• TABLE OF CONTENTS
HIDE
 Front Cover
 Half Title
 Frontispiece
 Title Page
 Table of Contents
 List of Illustrations
 Patty and Joe
 Dolly's grief
 Archie's fault
 Master Pickle
 Advertising
 Back Cover






Title: Tiny tales for little tots
CITATION PAGE TURNER PAGE IMAGE
Full Citation
STANDARD VIEW MARC VIEW
Permanent Link: http://ufdc.ufl.edu/UF00055084/00001
 Material Information
Title: Tiny tales for little tots
Physical Description: 124, 4 p., 6 leaves of plates : ill. ; 18 cm.
Language: English
Creator: Brookes, Warwick ( Illustrator )
Edmonston & Douglas ( Publisher )
T. and A. Constable ( Printer )
Publisher: Edmonston and Douglas
Place of Publication: Edinburgh
Manufacturer: Thomas and Archibald Constable
Publication Date: 1870
 Subjects
Subject: Children -- Conduct of life -- Juvenile fiction   ( lcsh )
Conduct of life -- Juvenile fiction   ( lcsh )
Children's stories   ( lcsh )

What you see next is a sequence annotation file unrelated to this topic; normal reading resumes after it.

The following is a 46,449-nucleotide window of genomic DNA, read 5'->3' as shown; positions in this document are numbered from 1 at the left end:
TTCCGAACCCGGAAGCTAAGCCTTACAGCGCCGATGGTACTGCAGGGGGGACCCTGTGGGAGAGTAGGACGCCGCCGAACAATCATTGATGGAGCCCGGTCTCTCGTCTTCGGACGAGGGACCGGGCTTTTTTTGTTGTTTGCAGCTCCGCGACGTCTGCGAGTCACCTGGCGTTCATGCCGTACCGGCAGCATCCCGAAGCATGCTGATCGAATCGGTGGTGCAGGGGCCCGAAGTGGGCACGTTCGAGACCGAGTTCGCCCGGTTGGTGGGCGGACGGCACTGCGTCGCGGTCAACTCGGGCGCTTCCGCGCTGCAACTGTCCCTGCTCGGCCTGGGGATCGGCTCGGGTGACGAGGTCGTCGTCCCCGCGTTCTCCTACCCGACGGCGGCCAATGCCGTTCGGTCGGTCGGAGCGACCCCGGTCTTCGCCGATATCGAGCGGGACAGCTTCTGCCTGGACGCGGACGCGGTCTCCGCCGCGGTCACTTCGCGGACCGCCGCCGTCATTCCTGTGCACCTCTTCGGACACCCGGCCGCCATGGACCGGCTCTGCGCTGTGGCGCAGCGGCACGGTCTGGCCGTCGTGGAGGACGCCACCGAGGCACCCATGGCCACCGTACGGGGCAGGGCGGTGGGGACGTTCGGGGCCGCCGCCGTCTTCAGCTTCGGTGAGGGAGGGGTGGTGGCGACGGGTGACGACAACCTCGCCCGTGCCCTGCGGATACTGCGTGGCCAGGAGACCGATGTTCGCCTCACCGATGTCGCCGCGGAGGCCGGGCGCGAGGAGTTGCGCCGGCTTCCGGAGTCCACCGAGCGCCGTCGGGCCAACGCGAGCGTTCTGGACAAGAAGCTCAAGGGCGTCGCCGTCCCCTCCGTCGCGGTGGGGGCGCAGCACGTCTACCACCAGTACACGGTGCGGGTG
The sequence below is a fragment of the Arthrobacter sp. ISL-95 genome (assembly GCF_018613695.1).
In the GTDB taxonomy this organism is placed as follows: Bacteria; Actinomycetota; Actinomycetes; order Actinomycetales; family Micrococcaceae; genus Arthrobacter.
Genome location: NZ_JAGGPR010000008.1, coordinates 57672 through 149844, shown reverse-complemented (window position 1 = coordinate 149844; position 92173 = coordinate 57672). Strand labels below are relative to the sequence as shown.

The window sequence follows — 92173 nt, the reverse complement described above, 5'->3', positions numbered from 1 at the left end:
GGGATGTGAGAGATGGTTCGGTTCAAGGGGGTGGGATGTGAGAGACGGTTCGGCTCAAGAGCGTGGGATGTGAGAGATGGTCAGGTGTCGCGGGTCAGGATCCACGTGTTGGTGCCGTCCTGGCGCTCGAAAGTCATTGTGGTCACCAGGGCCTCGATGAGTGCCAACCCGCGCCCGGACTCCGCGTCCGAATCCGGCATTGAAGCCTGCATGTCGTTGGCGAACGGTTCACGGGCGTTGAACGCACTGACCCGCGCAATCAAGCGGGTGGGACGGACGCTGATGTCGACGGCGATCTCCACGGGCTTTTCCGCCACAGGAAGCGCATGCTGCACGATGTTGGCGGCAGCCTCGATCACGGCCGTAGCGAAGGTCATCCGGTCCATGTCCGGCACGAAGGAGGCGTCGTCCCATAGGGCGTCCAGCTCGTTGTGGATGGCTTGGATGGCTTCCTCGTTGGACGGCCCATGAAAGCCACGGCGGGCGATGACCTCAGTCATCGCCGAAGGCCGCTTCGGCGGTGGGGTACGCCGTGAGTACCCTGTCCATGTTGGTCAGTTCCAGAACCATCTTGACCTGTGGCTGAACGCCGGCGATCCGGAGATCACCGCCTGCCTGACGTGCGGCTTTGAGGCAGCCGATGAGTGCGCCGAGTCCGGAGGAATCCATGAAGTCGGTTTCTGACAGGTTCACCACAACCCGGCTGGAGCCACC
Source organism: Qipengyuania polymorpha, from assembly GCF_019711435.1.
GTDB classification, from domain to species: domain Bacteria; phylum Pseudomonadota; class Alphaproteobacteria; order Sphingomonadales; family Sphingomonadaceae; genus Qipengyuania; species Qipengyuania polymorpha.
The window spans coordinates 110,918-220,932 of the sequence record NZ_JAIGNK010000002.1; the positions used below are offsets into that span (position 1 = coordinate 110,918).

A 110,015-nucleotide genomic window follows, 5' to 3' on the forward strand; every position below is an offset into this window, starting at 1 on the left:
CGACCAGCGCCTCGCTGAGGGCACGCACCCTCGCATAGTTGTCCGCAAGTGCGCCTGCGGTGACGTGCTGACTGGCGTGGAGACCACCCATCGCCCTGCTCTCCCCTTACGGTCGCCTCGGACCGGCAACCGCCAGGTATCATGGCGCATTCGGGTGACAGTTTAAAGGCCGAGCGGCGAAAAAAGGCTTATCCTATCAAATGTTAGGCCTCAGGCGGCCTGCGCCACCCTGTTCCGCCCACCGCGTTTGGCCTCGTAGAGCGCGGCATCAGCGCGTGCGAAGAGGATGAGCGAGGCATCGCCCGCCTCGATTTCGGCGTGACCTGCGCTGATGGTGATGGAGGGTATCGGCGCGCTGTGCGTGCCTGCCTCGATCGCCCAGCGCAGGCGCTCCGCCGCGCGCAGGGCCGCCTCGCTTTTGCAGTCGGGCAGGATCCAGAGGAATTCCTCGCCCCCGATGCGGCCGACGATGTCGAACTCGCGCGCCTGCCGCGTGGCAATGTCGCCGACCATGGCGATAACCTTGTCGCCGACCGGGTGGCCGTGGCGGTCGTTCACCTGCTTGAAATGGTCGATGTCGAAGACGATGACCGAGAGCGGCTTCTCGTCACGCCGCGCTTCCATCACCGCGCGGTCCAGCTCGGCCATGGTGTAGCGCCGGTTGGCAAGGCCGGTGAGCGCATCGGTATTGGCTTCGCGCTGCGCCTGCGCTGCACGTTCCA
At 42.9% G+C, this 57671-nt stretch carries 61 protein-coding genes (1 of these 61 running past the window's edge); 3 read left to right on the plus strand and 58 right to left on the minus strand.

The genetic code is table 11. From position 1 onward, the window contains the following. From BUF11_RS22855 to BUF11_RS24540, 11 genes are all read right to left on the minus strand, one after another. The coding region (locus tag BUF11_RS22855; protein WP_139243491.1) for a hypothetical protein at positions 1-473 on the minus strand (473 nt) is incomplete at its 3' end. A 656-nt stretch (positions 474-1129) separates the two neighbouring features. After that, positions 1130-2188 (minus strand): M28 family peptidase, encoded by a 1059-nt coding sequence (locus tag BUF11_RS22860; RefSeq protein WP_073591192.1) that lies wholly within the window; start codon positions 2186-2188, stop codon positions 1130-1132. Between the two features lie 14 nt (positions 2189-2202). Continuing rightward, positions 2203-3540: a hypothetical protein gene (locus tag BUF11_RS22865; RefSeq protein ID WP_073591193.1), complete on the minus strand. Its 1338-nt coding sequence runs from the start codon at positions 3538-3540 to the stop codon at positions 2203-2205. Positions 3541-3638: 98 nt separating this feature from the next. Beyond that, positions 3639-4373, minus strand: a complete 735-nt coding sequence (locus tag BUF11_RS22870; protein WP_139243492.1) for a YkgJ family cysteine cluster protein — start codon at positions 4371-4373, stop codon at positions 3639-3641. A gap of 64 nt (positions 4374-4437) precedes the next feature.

Children's stories -- 1870   ( lcsh )
Bldn -- 1870
Genre: Children's stories   ( lcsh )
novel   ( marcgt )
Spatial Coverage: Scotland -- Edinburgh
 Notes
Statement of Responsibility: with six illustrations by Warwick Brookes.
Funding: Preservation and Access for American and British Children's Literature, 1870-1889 (NEH PA-50860-00).
 Record Information
Bibliographic ID: UF00055084
Volume ID: VID00001
Source Institution: University of Florida
Holding Location: Baldwin Library of Historical Children's Literature in the Department of Special Collections and Area Studies, George A. Smathers Libraries, University of Florida
Rights Management: All rights reserved, Board of Trustees of the University of Florida.
Resource Identifier: aleph - 002238585
notis - ALH9103
oclc - 56969929

Table of Contents
    Front Cover
        Cover 1
        Cover 2
    Half Title
        Page 1
        Page 2
    Frontispiece
        Plate
    Title Page
        Page 3
        Page 4
    Table of Contents
        Page 5
        Page 6
    List of Illustrations
        Page 7
        Page 8
    Patty and Joe
        Chapter I: The quarrel
            Page 9